One of her father’s friends molested her for three years, beginning when she was only 10. Another of his friends started molested her, until one day he approached her after she came home for lunch.

“I was cutting up potatoes to fry,” she said. “I spun around and said, ‘If you touch me, I’ll cut you.’ He never touched me again.”

Another man tried to molest her, but she fought him off.

“By the time I was 13, I was 50 pounds overweight,” she said. “I figured predators wouldn’t find me attractive and would leave me alone.”

Four girls in her class bullied her, so Eva dropped out of school three weeks before the end of her 11th-grade year.

She worked at the daycare center, the AC store, the senior center, Maniilaq Association, and earned an entry-level accounting clerk certificate from Kotzebue Tech Center.

Over the years, she left Kotzebue and moved to Anchorage in hopes of being a better provider for her children: She had adopted a daughter, given birth to a son and second daughter, and then (later) adopted her older daughter’s son.

“I thought doing a geographical move would change my life, but it didn’t,” she said. “Not for the better.”

 

‘I knew I wasn’t going back’

Eva hid her addiction to alcohol and drugs for a long time. She was 28 when a childhood friend she’d been drinking with one night told her she had crack cocaine.

“I said, ‘I’d like to try that,’” Eva remembered. “She showed me how to get a good crack hit. I held it in. It went through my body like a rush. Halfway through exhaling the crack hit, I knew I was f—–. It was a pivotal point; I knew I wasn’t going back. I wasn’t going to be able to hide it anymore.”

She and her boyfriend bounced between apartments, her parents’ home and homeless shelters, over and over. One time, when CIRI paid an especially large dividend to its shareholders: “I spent $65,000 on booze and drugs that year,” she said. “I could not see past the end of the pipe.”

Someone called the state Office of Children’s Services and Eva faced the prospect of permanently losing her parental rights. She admitted having a problem, submitted to random screenings, attended Alcoholics Anonymous and Narcotics Anonymous meetings. She still figured out how to sneak drugs and alcohol.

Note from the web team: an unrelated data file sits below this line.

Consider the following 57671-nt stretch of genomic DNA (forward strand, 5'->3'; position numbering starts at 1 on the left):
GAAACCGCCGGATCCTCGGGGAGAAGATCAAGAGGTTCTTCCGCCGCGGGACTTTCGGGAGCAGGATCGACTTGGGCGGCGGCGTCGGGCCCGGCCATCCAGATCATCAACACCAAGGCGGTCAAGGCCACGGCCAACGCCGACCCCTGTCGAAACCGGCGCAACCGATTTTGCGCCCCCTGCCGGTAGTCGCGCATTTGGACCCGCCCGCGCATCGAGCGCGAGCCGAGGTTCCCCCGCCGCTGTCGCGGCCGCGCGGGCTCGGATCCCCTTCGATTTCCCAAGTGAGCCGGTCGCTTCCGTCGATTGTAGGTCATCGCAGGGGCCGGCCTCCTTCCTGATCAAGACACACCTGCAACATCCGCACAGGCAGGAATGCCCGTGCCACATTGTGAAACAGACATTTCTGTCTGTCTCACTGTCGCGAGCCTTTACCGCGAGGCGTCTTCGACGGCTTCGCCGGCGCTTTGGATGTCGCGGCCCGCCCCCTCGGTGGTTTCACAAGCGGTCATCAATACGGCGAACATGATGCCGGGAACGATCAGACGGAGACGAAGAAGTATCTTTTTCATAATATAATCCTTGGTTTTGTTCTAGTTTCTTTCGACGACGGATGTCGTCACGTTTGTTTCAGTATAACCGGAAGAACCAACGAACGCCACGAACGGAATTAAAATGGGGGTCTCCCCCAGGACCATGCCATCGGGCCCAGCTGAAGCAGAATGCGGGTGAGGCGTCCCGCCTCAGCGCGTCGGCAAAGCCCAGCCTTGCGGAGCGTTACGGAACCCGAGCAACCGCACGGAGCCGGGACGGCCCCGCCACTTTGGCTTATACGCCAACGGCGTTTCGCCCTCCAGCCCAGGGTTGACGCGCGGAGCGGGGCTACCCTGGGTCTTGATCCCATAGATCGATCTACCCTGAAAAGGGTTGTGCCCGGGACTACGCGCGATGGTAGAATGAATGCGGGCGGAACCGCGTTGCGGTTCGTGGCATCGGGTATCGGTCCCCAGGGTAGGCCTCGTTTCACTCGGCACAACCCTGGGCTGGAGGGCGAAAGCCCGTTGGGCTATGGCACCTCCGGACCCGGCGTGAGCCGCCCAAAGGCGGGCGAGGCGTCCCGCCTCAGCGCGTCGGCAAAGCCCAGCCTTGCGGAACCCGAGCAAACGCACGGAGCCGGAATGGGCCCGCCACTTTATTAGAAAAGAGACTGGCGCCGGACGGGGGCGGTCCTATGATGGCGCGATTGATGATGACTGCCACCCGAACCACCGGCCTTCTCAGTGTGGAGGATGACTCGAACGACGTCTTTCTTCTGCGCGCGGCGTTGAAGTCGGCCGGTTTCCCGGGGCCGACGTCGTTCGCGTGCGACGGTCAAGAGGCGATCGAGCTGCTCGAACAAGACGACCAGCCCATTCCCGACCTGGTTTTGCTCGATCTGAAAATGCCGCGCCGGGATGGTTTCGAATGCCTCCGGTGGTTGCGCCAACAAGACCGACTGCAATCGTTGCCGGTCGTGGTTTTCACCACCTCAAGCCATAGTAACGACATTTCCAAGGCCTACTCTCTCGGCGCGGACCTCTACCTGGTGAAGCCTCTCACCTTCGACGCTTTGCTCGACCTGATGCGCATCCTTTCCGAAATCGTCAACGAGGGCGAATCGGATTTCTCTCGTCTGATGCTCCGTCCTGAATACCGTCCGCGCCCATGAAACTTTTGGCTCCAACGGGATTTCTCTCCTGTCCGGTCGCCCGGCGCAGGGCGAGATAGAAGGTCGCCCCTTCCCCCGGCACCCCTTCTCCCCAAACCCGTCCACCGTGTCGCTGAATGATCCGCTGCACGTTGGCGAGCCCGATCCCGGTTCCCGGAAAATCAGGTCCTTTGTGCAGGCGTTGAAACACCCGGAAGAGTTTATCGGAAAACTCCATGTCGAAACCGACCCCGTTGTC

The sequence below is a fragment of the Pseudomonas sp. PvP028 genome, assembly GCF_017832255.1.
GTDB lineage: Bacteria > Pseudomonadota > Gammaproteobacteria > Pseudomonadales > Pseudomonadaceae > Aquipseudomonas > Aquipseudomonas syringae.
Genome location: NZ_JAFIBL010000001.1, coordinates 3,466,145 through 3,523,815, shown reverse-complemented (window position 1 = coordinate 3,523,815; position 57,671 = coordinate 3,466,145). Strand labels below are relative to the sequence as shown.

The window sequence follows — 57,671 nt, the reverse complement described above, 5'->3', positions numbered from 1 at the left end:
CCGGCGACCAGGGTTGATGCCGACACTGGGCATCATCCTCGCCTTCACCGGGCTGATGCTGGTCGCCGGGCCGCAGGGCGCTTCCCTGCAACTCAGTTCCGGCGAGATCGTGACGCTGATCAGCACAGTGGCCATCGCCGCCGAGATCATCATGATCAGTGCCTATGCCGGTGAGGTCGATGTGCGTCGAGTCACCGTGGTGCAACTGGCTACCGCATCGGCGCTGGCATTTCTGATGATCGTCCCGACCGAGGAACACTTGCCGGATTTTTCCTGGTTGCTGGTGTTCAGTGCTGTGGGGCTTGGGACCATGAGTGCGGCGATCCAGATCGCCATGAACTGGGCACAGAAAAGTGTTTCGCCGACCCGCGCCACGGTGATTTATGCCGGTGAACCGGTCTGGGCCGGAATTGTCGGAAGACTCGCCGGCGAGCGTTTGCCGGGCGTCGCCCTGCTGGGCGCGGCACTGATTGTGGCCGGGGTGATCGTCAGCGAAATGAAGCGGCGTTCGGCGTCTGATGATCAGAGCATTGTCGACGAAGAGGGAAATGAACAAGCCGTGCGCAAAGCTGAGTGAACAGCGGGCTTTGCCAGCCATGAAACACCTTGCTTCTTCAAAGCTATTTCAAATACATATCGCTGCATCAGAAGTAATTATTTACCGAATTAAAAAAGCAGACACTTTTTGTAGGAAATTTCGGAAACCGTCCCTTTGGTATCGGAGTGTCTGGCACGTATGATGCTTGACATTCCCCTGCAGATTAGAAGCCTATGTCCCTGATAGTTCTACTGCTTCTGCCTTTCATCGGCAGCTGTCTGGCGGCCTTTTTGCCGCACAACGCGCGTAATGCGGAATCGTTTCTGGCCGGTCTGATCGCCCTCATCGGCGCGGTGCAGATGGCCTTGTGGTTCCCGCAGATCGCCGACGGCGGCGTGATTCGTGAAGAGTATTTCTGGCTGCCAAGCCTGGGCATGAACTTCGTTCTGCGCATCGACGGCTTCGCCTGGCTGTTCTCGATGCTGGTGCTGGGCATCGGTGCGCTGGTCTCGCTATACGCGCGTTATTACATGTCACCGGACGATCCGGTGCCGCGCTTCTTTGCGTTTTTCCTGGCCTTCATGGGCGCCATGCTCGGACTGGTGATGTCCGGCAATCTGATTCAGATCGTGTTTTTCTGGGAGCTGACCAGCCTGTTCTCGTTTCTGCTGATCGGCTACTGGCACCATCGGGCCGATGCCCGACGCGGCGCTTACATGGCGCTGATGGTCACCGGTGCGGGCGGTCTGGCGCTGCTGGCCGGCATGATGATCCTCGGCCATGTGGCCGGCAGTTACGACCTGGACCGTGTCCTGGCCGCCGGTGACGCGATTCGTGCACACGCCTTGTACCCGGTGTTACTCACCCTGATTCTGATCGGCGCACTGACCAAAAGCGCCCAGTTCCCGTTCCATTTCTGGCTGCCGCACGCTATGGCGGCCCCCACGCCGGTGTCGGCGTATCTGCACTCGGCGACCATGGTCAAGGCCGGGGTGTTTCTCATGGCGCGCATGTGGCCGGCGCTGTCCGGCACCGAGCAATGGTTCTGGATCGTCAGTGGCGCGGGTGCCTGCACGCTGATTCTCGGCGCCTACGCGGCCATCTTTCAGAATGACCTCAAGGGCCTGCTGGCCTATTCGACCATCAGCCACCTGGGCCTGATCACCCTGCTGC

“I used everything from Dec. 1-5, 2009; let my kids go here and there so I could have a free weekend,” Eva said. “I was still hungover Dec. 7. I went to a meeting and gave back the 30-, 60- and 90-day coins I’d earned [through AA] and told them I didn’t deserve them.”

That was Dec. 7, 2009. “I’ve not used anything since then.”

Eva’s two older children “carry the wreckage of their past in their souls,” she said. “I perpetuated the cycle.”

 

Growing a new life

Eva fought hard for sobriety and started rebuilding her relationship with her children. Then, she met a man. They dated, married in 2011, and moved to Palmer. Eva said he threatened her daughter, so she left him on Valentine’s Day 2012 and they divorced later that year. She came home to her parents’ and then, moved to that apartment with the window.

What did she find at UAA after that?

“This is my second rodeo here at UAA; I came in 1996-1997 and did horribly,” she said. “The one class I did do well in was psychology.”

Eva grew a nucleus of friends in Anchorage and then found a supportive community at UAA at Native Student Services — “That’s like home base for me here at UAA.”

She lost weight, discovered mountain hiking, kicked cigarettes and joined a Native dance group, the Anchorage Northern Lights Dancers — “It’s hard to sing Iñupiaq songs and dance when you can’t catch your breath,” she said. “Dancing is another way to fill my spiritual cup.”

She hopes to complete her undergraduate studies next year or the year after. Preparatory math and English classes helped her build a firm foundation to succeed in classes she needs for her social work degree.

Now, Eva is considering pursuing an associate degree in human services, and hopes someday to earn a master’s in social work and help others find their way toward peace, independence and fulfillment.

“I’m very open and honest about my recovery,” she said. “I want those barriers broken; I want those stigmas broken. I like who I’m becoming; I’m a force to be reckoned with.”

 

Written by Tracy Kalytiak, University of Alaska Anchorage